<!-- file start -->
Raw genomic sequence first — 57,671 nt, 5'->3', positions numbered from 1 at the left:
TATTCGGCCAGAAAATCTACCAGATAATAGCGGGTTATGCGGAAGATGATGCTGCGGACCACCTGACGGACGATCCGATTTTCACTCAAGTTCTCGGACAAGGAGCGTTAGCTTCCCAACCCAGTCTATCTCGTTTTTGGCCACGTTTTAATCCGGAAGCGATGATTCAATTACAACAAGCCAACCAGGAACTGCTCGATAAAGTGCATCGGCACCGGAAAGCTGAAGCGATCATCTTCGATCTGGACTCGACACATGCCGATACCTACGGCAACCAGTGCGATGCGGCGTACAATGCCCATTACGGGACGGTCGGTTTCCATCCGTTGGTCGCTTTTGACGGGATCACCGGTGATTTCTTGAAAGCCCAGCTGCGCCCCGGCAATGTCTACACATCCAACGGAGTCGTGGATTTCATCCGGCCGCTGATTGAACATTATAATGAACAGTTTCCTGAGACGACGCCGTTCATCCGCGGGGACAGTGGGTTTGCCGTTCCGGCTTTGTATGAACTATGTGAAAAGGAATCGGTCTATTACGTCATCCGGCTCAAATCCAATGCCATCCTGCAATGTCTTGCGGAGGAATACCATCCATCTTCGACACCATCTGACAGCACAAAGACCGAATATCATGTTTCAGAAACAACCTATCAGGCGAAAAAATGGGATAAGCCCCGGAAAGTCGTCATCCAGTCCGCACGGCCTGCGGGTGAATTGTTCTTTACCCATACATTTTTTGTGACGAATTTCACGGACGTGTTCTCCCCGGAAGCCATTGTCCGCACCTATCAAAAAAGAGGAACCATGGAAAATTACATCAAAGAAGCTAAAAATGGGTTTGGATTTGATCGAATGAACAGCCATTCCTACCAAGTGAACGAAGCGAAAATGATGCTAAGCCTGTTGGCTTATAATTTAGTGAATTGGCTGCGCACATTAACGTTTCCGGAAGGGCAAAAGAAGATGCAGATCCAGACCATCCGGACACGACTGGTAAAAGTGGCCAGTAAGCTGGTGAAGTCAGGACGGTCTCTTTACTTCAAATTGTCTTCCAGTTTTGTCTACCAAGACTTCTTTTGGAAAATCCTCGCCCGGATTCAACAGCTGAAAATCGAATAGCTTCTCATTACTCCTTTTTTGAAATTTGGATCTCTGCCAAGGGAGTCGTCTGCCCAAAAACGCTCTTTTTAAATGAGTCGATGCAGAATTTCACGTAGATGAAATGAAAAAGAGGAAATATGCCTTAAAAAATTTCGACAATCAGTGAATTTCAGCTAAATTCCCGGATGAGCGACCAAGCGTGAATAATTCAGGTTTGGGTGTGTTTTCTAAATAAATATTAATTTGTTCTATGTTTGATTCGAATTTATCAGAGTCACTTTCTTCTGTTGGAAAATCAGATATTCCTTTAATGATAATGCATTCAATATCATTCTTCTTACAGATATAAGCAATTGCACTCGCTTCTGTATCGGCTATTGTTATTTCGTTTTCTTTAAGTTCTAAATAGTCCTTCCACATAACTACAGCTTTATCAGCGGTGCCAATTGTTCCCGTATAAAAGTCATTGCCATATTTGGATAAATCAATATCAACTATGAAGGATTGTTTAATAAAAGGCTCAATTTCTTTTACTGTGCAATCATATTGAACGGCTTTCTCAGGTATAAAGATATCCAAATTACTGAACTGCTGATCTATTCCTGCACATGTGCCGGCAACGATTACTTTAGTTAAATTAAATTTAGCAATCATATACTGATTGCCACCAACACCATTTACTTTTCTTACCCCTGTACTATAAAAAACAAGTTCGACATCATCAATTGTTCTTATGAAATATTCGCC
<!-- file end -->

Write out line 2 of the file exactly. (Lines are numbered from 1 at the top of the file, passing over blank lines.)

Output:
TATTCGGCCAGAAAATCTACCAGATAATAGCGGGTTATGCGGAAGATGATGCTGCGGACCACCTGACGGACGATCCGATTTTCACTCAAGTTCTCGGACAAGGAGCGTTAGCTTCCCAACCCAGTCTATCTCGTTTTTGGCCACGTTTTAATCCGGAAGCGATGATTCAATTACAACAAGCCAACCAGGAACTGCTCGATAAAGTGCATCGGCACCGGAAAGCTGAAGCGATCATCTTCGATCTGGACTCGACACATGCCGATACCTACGGCAACCAGTGCGATGCGGCGTACAATGCCCATTACGGGACGGTCGGTTTCCATCCGTTGGTCGCTTTTGACGGGATCACCGGTGATTTCTTGAAAGCCCAGCTGCGCCCCGGCAATGTCTACACATCCAACGGAGTCGTGGATTTCATCCGGCCGCTGATTGAACATTATAATGAACAGTTTCCTGAGACGACGCCGTTCATCCGCGGGGACAGTGGGTTTGCCGTTCCGGCTTTGTATGAACTATGTGAAAAGGAATCGGTCTATTACGTCATCCGGCTCAAATCCAATGCCATCCTGCAATGTCTTGCGGAGGAATACCATCCATCTTCGACACCATCTGACAGCACAAAGACCGAATATCATGTTTCAGAAACAACCTATCAGGCGAAAAAATGGGATAAGCCCCGGAAAGTCGTCATCCAGTCCGCACGGCCTGCGGGTGAATTGTTCTTTACCCATACATTTTTTGTGACGAATTTCACGGACGTGTTCTCCCCGGAAGCCATTGTCCGCACCTATCAAAAAAGAGGAACCATGGAAAATTACATCAAAGAAGCTAAAAATGGGTTTGGATTTGATCGAATGAACAGCCATTCCTACCAAGTGAACGAAGCGAAAATGATGCTAAGCCTGTTGGCTTATAATTTAGTGAATTGGCTGCGCACATTAACGTTTCCGGAAGGGCAAAAGAAGATGCAGATCCAGACCATCCGGACACGACTGGTAAAAGTGGCCAGTAAGCTGGTGAAGTCAGGACGGTCTCTTTACTTCAAATTGTCTTCCAGTTTTGTCTACCAAGACTTCTTTTGGAAAATCCTCGCCCGGATTCAACAGCTGAAAATCGAATAGCTTCTCATTACTCCTTTTTTGAAATTTGGATCTCTGCCAAGGGAGTCGTCTGCCCAAAAACGCTCTTTTTAAATGAGTCGATGCAGAATTTCACGTAGATGAAATGAAAAAGAGGAAATATGCCTTAAAAAATTTCGACAATCAGTGAATTTCAGCTAAATTCCCGGATGAGCGACCAAGCGTGAATAATTCAGGTTTGGGTGTGTTTTCTAAATAAATATTAATTTGTTCTATGTTTGATTCGAATTTATCAGAGTCACTTTCTTCTGTTGGAAAATCAGATATTCCTTTAATGATAATGCATTCAATATCATTCTTCTTACAGATATAAGCAATTGCACTCGCTTCTGTATCGGCTATTGTTATTTCGTTTTCTTTAAGTTCTAAATAGTCCTTCCACATAACTACAGCTTTATCAGCGGTGCCAATTGTTCCCGTATAAAAGTCATTGCCATATTTGGATAAATCAATATCAACTATGAAGGATTGTTTAATAAAAGGCTCAATTTCTTTTACTGTGCAATCATATTGAACGGCTTTCTCAGGTATAAAGATATCCAAATTACTGAACTGCTGATCTATTCCTGCACATGTGCCGGCAACGATTACTTTAGTTAAATTAAATTTAGCAATCATATACTGATTGCCACCAACACCATTTACTTTTCTTACCCCTGTACTATAAAAAACAAGTTCGACATCATCAATTGTTCTTATGAAATATTCGCC